Mascot Monday: Big Jay and Baby Jay

Big Jay and Baby Jay

It’s the after 4th of July recovery and we’re inching ever so close to the start of the 2009 college football season.  Since we are getting close and Mascot Monday is reserved for the off season, we are going to profile the mascots of the Big 12 teams favored to win their division, starting with the Kansas Jayhawks very own Big Jay and Baby Jay, with the other Big 12 team coming next month.  A Jayhawk has no known animal classification, but stands for something that happened before the Civil War.  We’ll figure out what they were thinking way back when and lay a couple of eggs on the way.  Get ready, Kansas City, here’s Big Jay and Baby Jay.

What the heck is a Jayhawk anyway?  Welp back in the middle 1800’s, settlers around the are sprinkled the countryside.  They called themselves the ‘Jayhawkers of ’49’ because they figured the cross between a Blue Jay and a Sparrow Hawk would be a nasty combination.  The name stuck to ruffians all the way through the Civil War where it turned into a call for passionate fighters of freedom.  When the University of Kansas football team hit the field in 1890, the name Jayhawker squawked across their uniforms.


Okay, so now that we get what a Jayhawk, when did the furry concoctions show up?  For years the Jayhawk lived only in illustrated form.  It wasn’t until the 1960’s when the KU Alumni Association dropped the bank to get someone dressed up as Big Jay.  The furry bird stomped the fields alone until 1971  when, during halftime at the homecoming game against Kansas State, Baby Jay hatched before to the crowdThe brainchild of Amy Hurst Rachman, Baby Jay helps out Big Jay and keeps the kids happy while Big Jay handles the more adult bird operations.


The outfits leave nothing to the imagination, really.  From the belt buckle shoes all the way up to the the beak ‘o the bird, Big Jay is a direct representation of the Jayhawk illustration.  Now for the football games, Big Jay will deck out with a a football uniform to help spruce things up.  Baby Jay looks like what would happen to Big Jay if he was left in the dryer too long.  Baby Jay hams it up better for the crowd with the 1/2 jersey and other hi-jinks.  Where as some mascots look almost completely different than their illustrated counterparts, Big Jay and Baby Jay deviate very little from the logo.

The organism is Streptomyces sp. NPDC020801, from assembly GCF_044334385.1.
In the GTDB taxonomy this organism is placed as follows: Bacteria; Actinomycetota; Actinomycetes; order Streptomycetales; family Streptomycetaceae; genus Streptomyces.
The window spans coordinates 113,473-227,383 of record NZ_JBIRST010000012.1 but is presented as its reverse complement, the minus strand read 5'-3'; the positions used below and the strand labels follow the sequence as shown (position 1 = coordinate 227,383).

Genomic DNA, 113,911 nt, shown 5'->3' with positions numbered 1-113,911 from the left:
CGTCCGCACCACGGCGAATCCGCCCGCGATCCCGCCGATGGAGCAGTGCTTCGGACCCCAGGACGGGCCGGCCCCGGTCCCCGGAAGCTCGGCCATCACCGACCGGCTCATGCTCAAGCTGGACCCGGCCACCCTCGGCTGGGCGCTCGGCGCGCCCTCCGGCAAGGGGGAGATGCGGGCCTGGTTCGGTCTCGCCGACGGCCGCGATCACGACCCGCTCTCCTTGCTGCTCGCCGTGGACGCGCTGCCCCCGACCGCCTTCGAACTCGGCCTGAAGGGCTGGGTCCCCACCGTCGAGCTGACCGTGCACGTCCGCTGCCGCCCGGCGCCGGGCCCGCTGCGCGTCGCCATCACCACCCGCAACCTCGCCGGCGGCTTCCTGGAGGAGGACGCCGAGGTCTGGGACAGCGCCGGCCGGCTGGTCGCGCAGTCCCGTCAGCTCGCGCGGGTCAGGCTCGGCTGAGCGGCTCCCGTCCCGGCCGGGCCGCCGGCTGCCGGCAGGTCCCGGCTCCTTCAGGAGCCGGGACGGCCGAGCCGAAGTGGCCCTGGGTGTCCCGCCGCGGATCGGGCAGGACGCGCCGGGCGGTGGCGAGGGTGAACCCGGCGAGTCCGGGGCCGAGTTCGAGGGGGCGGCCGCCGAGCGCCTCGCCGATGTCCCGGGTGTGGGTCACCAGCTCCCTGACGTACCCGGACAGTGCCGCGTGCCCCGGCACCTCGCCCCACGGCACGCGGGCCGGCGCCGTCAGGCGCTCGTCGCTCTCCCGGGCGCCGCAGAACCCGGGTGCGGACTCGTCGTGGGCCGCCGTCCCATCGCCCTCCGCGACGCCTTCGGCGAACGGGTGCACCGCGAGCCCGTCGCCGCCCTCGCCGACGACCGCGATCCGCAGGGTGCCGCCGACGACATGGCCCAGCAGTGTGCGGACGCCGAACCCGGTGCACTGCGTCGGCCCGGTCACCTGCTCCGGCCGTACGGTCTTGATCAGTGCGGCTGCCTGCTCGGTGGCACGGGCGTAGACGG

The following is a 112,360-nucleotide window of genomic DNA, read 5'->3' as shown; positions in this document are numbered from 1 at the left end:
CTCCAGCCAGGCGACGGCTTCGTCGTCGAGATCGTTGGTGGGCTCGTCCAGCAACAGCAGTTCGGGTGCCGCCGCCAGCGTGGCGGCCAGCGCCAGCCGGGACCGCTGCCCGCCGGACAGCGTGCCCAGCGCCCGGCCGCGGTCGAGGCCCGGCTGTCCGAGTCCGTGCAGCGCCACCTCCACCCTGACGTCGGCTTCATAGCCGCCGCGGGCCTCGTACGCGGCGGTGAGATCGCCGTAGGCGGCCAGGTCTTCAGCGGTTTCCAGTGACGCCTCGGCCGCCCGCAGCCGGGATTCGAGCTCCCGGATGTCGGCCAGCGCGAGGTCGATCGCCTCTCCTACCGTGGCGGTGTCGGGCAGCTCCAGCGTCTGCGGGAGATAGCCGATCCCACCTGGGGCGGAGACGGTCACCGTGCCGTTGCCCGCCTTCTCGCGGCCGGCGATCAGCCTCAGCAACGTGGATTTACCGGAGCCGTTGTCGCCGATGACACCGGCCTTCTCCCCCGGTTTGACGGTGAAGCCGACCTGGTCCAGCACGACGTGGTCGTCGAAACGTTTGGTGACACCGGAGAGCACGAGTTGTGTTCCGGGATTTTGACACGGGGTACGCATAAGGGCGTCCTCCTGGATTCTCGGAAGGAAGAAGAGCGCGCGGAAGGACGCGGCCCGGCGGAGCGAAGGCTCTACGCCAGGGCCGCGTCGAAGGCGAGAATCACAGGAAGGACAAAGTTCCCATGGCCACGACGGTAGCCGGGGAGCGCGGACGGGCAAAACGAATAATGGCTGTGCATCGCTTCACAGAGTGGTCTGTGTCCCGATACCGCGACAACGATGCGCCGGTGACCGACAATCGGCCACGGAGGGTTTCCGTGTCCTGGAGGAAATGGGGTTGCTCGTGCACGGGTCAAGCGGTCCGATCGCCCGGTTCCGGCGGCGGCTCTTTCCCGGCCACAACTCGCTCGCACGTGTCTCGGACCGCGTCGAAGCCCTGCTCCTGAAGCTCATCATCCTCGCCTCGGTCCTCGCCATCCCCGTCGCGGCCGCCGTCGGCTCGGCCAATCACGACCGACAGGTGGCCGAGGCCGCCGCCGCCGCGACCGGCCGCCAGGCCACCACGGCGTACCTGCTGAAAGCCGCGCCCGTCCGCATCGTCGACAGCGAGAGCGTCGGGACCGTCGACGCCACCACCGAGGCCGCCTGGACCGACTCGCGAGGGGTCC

Where the mascots seem pretty manila, so does the football team this year.  Yes, there’s Todd Reesing and the explosive offense, but their defense is expected to be just a little bit better.  All in all, nothing jumps up at your from the Kansas Jayhawks.  That’s fine by them as they finished strong last year, albeit not Orange Bowl strong.  So they’re coming in quiet and will look to vie for the North title against fairly even competition.

Big Jay

The Jayhawkers of old were rough folk who kept their nose down and the ground out their ways.  The football team looks to carry that rugged, passionate torch, all the while maintaining their plain looking existence.  Big Jay and Baby Jay are about as plain as they come and while they don’t strike fear in the hearts of others, people pay attention when they show up.  If they’re good enough for Mark Mangino to eat up, then they’re good enough for KU.